Blogs are as different from each other as bloggers interests are, but widgets are commonly used to add content and features to sidebars and or footer areas on any blog. They can also provide navigation to content located deeper than the front page in any blog.
The placement of sidebars or footer areas for widgets varies from theme to theme. And, which widgets each blogger designates as essential will vary from blog to blog and from lay out to lay out. But first let’s establish what a widget is.
In computing, a web widget is a small application with limited functionality that can be installed and executed within a web page by an end user.
WordPress.com Widgets & Sidebars support documentation:
Widget is a fancy word for tools or content that you can add, arrange, and remove from the sidebar(s) [or footer areas] of your blog.
Prior to the mobile explosion, implementation of infinite scroll and introduction of responsive width themes I considered the Recent Posts Widget to be essential. Now I no longer use it as infinite scroll has been implemented on this blog and because I’m using a responsive width theme.
Responsive width means the layout adapts depending on the size of the device being used to view your site. When responsive width themes are viewed on mobiles sidebars appear below the posts in order to provide as much space as possible for reading.
I use a text widget with a welcome, brief blog description, links to my Translations and About pages, and a subscriptions link at the top of the sidebar. I also use text widgets further down the sidebar to display (non-essential) social networking icons, a flag counter and my copyright notice.
The Text Widget allows you to add text or HTML to your sidebar. It’s the most popular widget because of its power and flexibility. You can use a text widget to display text, links, images, HTML, or a combination of these.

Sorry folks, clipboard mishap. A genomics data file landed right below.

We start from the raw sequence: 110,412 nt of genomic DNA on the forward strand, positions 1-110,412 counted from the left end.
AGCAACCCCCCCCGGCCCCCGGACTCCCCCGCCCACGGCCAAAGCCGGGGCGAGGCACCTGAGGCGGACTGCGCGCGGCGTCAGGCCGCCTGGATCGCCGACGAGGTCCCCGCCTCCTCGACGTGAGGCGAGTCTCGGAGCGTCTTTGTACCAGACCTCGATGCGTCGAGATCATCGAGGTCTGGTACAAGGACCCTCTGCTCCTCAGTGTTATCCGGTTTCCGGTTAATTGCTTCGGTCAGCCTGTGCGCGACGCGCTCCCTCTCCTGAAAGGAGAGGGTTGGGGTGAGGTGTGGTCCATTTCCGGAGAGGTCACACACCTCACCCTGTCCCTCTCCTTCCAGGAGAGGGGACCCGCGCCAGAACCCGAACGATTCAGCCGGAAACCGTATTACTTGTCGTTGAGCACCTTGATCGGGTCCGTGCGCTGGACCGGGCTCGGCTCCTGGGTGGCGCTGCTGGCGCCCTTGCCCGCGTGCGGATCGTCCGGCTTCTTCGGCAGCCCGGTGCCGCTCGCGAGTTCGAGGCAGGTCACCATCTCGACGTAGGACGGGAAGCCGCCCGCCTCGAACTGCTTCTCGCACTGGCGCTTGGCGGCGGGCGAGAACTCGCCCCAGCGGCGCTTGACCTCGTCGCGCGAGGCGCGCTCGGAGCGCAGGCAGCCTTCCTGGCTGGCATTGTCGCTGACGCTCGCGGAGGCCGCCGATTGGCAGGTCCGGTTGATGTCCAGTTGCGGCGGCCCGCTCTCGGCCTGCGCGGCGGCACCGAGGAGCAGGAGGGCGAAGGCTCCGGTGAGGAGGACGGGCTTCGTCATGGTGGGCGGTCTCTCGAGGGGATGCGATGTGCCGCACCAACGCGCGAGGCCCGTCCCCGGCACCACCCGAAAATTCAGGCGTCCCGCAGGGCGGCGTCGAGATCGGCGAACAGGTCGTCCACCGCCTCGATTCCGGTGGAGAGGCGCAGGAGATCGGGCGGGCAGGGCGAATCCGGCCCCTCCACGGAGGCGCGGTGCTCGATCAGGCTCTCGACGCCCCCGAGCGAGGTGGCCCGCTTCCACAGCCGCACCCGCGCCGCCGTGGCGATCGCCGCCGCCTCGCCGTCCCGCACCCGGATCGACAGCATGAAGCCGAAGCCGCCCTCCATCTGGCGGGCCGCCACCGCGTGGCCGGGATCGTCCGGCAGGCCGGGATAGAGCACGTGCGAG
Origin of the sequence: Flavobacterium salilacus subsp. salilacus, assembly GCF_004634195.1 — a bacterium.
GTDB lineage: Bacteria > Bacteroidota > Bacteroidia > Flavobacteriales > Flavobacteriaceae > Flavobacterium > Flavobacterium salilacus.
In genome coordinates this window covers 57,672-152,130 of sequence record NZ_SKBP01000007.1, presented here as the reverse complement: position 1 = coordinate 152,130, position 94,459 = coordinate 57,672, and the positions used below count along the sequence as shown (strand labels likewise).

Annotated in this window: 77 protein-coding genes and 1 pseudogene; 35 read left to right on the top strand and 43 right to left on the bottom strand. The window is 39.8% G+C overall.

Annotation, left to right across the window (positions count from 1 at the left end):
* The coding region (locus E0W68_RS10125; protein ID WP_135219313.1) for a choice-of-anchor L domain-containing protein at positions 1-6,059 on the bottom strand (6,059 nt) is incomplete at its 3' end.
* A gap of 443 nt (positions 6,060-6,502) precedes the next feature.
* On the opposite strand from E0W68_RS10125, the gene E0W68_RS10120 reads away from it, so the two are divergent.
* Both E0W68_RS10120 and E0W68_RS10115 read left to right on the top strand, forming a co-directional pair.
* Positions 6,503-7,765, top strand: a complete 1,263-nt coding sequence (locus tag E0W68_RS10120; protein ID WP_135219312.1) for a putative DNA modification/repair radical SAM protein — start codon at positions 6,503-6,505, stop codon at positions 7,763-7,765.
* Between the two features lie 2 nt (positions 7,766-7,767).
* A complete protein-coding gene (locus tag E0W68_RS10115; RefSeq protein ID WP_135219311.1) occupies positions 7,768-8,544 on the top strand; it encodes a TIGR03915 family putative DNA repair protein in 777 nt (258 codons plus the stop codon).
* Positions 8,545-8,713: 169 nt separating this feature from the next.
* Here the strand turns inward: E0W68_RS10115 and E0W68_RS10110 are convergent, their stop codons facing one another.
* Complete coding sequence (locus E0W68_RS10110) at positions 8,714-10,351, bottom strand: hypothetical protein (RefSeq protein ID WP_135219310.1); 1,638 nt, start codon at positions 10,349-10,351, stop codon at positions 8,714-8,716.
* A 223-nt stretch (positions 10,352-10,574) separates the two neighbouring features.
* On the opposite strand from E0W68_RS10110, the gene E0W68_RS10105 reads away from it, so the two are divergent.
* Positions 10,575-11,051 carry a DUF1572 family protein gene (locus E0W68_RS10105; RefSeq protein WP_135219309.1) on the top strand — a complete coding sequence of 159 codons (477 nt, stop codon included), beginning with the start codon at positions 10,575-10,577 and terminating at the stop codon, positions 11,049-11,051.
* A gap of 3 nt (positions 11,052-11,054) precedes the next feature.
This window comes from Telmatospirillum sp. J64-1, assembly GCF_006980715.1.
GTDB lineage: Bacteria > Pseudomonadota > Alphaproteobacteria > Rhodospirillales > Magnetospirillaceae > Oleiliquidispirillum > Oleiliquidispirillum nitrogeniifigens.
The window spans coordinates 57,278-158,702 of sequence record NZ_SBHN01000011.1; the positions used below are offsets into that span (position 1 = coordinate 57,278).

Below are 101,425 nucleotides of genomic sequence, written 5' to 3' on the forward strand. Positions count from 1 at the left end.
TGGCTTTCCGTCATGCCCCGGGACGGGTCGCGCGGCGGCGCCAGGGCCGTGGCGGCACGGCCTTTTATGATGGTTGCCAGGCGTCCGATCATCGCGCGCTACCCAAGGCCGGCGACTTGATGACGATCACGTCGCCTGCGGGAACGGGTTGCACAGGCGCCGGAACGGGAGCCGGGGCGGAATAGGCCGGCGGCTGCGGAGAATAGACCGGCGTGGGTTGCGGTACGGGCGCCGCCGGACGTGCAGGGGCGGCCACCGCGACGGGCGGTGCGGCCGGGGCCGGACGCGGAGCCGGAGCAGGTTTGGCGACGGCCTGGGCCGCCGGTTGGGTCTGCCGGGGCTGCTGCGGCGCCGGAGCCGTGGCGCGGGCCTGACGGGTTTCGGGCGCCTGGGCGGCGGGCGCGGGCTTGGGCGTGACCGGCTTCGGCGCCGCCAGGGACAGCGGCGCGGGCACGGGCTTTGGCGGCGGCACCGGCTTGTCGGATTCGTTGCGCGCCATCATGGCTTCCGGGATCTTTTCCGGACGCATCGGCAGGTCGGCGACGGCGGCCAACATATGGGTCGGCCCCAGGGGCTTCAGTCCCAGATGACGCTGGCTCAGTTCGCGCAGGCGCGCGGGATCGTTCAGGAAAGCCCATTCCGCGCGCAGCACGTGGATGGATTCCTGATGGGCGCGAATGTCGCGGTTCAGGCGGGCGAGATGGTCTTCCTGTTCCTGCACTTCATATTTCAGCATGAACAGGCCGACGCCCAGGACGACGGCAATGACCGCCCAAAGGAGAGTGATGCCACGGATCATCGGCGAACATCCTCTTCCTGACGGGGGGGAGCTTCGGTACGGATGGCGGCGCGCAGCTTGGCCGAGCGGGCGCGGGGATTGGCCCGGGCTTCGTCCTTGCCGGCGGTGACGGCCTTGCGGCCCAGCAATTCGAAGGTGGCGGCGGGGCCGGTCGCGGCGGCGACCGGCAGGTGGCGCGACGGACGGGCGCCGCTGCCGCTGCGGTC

The RSS Links Widget is an easy way to provide RSS feed links for readers to be updated when you publish posts or approve new comments.
I use Feedburner for email subscriptions but you can set up email subscriptions for followers of your WordPress.com blog by enabling the Follow Blog Widget so they can be updated when you publish your posts. If you would like a follow button to appear on the bottom right hand corner of your site for those who do not have WordPress.com accounts like mine does then you can enable the Follow Blog Button.
I consider the Recent Comments Widget to be essential for two reasons. Firstly, I value comments want to acknowledge the commenters who submitted them. Secondly, I want my other readers to know who commented and on which posts as that may encourage them to join the discussion.
The Top Posts and Pages Widget isn’t essential, however, it’s a great way to showcase the most viewed and most liked posts and pages appearing in search engine results. Those posts and pages frequently have the highest number of comments and tend to continue to attract more comments.
Links displayed by the Pages Widget point to important pages on a blog like the About and Contact pages. Some readers search your About page to determine what to expect to find in the blog content before they even consider reading your posts. If you have a custom menu as I do, the Pages Widget may not be an essential.
A Links widget is optional. Blogroll or Links page? There are two approaches for displaying a list of sites your regularly visit and wish to recommend to your readers. I eliminated my Blogroll in 2009 as I prefer to use a Links page.
When it comes to widgets less is more. My test for deciding whether or not to add a widget or any sidebar link to my blog is to answer these questions:
1. Will adding this widget or link to my sidebar enhance my visitor’s reading experience?
2. Will adding this widget or link to my sidebar provide my visitor’s access to blog content that’s not found on the front page?
3. Will adding this widget or link to my sidebar provide my visitor’s access to additional related resources beyond my blog?
My rule of thumb is that if it does not accomplish the foregoing, then I do not add it.
Okay readers, now it’s your turn to tell me which widgets you consider to be essential on your blog.
- Widgets 101 (dailypost.wordpress.com)